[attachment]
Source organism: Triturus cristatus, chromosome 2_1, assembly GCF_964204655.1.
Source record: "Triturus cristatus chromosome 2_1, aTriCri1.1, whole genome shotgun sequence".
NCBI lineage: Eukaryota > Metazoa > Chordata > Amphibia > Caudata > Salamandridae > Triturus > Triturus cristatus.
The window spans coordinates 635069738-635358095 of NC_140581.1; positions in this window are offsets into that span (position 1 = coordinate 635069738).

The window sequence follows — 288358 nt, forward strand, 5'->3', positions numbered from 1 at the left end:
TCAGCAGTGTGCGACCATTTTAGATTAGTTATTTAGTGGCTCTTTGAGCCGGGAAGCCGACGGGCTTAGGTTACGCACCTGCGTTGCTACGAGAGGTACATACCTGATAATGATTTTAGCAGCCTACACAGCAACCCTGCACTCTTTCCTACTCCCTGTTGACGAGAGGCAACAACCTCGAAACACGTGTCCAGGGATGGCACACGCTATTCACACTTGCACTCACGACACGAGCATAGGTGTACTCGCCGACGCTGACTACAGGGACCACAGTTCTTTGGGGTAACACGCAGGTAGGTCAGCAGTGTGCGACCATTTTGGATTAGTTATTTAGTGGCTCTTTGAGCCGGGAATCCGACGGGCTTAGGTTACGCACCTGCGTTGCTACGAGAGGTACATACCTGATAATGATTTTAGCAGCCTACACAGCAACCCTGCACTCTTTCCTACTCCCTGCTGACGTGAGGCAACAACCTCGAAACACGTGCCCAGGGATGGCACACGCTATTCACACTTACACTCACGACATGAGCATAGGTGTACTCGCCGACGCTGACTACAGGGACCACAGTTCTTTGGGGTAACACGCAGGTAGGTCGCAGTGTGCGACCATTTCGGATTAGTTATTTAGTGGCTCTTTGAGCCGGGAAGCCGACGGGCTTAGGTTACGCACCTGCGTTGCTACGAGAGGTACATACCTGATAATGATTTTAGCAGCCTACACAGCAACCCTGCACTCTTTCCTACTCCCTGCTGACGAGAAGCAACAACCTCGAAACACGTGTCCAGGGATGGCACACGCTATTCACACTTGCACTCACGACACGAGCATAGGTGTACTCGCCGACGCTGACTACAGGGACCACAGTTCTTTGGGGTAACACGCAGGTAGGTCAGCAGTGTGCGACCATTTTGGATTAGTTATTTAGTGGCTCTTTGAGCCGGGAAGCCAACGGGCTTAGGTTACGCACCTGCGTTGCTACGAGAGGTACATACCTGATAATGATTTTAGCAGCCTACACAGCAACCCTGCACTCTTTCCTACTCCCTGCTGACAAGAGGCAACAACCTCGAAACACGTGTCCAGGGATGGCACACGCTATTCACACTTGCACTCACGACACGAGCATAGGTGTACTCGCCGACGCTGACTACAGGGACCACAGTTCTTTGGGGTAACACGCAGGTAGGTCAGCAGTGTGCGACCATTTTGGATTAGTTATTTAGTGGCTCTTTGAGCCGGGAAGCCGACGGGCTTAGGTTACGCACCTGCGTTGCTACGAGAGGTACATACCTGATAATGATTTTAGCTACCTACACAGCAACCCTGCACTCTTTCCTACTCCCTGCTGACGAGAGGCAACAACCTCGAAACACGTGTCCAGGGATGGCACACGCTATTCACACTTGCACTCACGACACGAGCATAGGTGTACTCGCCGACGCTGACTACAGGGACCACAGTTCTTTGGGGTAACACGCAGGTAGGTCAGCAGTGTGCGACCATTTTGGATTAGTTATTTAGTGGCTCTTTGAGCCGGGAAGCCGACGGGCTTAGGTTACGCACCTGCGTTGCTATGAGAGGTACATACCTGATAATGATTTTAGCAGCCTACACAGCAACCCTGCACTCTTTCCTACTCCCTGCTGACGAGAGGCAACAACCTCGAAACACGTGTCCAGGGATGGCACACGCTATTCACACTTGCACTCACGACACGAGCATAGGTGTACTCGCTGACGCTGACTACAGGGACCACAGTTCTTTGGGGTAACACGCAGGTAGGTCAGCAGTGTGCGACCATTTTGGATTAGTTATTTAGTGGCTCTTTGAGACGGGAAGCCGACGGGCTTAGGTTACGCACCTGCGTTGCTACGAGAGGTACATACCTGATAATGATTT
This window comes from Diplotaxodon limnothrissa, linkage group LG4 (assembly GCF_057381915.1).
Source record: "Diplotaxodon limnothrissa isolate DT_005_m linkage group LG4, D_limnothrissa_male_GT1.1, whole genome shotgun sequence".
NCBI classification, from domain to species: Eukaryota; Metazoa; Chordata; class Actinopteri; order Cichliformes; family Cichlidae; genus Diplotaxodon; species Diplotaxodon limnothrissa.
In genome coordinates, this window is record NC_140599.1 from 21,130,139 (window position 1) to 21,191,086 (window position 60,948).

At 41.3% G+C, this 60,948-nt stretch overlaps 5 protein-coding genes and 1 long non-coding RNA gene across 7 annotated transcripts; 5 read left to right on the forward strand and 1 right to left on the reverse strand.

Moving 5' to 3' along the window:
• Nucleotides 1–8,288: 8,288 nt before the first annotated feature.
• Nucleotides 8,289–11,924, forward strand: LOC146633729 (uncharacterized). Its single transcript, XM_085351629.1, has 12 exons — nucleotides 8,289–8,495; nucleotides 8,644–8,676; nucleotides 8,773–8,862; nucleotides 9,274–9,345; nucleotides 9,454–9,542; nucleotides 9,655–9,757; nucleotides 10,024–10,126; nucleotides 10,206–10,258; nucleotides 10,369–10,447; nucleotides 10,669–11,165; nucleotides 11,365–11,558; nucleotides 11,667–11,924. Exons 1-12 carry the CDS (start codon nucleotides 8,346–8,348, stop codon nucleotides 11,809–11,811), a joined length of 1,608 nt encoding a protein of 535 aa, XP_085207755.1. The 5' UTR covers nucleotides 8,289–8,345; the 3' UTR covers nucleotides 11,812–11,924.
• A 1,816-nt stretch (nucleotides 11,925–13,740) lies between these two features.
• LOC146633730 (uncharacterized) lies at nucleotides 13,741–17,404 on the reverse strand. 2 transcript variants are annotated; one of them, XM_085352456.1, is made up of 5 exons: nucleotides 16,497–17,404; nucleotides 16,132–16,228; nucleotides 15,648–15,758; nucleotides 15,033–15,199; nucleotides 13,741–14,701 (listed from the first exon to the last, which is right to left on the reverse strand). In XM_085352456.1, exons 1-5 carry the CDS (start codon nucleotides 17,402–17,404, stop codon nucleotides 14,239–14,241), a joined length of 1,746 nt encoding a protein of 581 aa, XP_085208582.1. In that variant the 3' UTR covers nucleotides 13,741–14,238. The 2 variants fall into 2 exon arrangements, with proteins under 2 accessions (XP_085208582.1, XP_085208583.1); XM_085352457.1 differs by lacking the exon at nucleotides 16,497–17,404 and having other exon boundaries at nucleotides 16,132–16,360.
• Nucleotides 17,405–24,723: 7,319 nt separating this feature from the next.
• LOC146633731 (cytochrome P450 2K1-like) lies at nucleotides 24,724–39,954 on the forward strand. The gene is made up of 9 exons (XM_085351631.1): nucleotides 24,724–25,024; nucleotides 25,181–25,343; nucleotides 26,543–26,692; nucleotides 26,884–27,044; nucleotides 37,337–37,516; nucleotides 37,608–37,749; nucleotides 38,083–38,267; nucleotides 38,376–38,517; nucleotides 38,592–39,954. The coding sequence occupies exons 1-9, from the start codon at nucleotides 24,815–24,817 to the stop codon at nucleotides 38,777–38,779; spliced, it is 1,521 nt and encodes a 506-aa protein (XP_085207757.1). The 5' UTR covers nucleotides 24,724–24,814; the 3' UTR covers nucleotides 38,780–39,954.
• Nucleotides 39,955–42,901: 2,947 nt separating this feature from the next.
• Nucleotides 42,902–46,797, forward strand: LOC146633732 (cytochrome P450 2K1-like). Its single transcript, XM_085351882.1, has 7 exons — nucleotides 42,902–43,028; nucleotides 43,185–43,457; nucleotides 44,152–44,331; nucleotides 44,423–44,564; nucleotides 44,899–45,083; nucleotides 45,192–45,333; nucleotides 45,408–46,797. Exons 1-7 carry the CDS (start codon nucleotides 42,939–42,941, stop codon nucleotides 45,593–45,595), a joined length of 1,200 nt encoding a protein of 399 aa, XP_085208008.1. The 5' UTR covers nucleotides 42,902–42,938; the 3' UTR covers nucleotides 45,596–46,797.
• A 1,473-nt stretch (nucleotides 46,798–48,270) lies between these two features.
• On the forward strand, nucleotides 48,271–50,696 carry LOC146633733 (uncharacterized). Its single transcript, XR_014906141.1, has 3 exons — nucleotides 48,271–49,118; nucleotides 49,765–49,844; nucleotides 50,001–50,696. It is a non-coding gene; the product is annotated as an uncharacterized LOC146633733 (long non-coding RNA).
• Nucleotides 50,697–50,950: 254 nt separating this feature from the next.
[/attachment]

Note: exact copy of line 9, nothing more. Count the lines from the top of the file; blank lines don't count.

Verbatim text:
NCBI classification, from domain to species: Eukaryota; Metazoa; Chordata; class Actinopteri; order Cichliformes; family Cichlidae; genus Diplotaxodon; species Diplotaxodon limnothrissa.